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Vietnam National Heart Institute: Do Doan Loi, Do Quoc Hung, Nguyen Thi Bach Yen, Pham Thi Tuyet Nga, Nguyen Thi Thu Hoai, Nguyen Quoc Thai, Khong Nam Huong, Pham Tran Linh, Nguyen Cong Ha, Tran Thi An, Do Kim Bang, Nguyen Minh Hung, Do Phuong Anh, Dao Ngoc Thuy, Pham Nhu Hung, Hoang Van, Tran Hai Yen, Le Thanh Binh, Do Thuy Can, Nguyen Xuan Tu, Nguyen Thi Hai Yen.

National Hospital of Endocrinology: Ta Van Binh, Pham Thi Lan, Nguyen Hong Loan, Ho Khai Hoan, Nguyen Thu Hien, Le Thi Viet Ha, Ha Quang Thanh.

Vienam-Poland General Hospital, Nghe An: Pham Hong Phuong.

Thai Binh Service of Health, Thai Binh: Le Xuan Dieu.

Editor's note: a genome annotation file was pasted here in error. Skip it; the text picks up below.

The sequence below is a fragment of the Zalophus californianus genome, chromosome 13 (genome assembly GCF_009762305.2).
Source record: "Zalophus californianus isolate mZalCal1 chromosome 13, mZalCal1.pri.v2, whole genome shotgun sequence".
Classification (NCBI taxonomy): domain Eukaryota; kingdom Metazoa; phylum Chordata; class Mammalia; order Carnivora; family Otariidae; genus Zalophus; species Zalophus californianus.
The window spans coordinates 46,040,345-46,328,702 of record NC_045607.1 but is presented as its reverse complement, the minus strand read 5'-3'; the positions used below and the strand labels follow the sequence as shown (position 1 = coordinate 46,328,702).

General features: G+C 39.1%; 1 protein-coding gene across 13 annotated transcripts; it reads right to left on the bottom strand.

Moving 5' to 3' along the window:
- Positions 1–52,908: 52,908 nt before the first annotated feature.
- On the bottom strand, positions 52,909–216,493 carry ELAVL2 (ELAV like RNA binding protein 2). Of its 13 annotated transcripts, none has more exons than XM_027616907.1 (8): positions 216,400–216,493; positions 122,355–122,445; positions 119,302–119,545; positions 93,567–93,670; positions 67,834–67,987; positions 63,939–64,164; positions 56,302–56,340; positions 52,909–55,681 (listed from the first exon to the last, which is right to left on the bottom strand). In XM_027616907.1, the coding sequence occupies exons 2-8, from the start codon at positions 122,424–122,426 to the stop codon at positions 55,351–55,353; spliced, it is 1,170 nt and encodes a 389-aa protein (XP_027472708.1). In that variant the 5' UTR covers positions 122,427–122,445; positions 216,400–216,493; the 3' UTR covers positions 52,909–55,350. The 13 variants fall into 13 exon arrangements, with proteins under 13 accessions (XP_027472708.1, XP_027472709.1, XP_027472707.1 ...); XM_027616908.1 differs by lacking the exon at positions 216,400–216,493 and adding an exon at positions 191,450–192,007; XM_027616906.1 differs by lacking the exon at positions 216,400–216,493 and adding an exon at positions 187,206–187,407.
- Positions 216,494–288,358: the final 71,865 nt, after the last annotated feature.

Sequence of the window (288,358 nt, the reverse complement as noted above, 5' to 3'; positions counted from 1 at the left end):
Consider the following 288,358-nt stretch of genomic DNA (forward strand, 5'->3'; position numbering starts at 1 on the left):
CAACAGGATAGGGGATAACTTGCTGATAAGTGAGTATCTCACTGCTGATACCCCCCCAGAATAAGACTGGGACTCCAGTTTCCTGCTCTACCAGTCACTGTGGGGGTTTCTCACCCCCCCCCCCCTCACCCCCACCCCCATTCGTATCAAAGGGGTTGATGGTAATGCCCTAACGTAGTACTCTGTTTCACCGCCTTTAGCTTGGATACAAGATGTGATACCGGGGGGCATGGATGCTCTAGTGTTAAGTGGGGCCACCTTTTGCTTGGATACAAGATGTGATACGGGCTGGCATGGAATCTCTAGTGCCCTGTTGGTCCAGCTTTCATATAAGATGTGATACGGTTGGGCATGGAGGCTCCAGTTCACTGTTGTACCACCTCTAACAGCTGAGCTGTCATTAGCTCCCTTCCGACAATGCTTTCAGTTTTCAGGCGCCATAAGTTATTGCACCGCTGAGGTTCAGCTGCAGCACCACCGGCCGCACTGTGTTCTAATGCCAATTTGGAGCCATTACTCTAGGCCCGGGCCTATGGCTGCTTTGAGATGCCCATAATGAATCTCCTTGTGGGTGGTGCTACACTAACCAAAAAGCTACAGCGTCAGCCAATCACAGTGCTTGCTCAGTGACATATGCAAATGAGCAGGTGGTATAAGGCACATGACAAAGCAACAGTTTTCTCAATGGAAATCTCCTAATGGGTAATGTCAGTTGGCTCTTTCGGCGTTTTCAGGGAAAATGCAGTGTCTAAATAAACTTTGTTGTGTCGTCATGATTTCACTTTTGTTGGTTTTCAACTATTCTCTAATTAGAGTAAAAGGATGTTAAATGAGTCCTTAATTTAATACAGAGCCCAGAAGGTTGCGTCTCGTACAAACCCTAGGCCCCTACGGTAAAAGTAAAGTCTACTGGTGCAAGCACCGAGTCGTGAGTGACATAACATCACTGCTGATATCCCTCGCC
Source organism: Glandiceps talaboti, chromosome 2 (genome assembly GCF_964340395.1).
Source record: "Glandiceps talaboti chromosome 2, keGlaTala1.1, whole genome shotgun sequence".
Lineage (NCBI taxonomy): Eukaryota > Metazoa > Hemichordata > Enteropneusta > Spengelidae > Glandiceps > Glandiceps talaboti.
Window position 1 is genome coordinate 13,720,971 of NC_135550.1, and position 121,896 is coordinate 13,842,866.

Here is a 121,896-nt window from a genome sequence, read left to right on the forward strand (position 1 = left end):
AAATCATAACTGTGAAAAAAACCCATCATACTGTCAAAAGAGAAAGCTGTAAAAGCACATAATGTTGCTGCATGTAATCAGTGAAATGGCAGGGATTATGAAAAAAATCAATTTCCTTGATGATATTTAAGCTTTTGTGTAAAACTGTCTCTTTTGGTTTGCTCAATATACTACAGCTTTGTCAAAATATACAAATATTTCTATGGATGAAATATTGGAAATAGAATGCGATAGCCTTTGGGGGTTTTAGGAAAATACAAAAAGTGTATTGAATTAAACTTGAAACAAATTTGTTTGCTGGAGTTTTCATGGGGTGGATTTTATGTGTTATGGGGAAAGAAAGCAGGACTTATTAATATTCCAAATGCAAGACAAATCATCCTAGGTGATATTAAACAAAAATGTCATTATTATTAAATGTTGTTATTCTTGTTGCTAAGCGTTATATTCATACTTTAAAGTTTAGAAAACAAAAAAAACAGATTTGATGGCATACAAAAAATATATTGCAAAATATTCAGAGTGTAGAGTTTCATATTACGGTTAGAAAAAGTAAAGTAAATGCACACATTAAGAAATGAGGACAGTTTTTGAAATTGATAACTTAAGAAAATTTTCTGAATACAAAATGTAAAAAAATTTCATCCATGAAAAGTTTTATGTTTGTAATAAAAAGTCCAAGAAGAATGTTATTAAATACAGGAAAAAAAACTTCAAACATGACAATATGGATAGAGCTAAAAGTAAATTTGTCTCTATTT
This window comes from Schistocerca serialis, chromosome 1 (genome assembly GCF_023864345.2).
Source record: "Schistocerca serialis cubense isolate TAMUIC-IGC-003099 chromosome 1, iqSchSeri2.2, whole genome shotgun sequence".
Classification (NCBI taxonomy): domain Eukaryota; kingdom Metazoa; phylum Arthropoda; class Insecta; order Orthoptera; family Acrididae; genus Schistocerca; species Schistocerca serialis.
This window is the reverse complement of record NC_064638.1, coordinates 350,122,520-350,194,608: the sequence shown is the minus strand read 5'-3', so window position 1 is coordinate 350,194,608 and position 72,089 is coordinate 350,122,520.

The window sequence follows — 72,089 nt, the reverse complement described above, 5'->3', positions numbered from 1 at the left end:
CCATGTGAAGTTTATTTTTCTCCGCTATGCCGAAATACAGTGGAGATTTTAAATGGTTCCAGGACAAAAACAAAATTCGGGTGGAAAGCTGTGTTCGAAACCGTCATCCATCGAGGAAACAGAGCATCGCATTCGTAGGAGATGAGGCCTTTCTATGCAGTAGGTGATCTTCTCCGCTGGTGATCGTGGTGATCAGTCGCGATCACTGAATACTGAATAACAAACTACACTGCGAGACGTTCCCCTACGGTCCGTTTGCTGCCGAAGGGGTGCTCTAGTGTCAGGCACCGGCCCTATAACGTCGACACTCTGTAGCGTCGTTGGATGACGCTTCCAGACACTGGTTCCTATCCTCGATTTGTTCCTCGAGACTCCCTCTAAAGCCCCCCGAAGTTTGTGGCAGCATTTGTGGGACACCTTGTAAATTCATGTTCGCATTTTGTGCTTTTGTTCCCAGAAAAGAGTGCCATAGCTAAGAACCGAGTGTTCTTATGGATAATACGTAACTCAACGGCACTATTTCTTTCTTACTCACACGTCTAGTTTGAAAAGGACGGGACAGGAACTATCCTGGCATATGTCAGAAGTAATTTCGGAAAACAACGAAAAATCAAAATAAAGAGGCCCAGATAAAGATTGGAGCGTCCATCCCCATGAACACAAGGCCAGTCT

Khanh Hoa Service of Health, Khanh Hoa: Tran Van Minh.

Daklak Service of Health, Daklak: Nay Nguyen, Tran Van Tiet.

Nguyen Trai General Hospital, Ho Chi Minh city: Pham Thi Nga.

Dong Thap Service of Health, Dong Thap province: Nguyen Van Thuyen.

This study was supported from the Umeå Centre for Global Health Research, funded from FAS, the Swedish Council for Working Life and Social Research (grant no. 2006-1512) and through the SIDA Health Systems Research Programme is appreciated.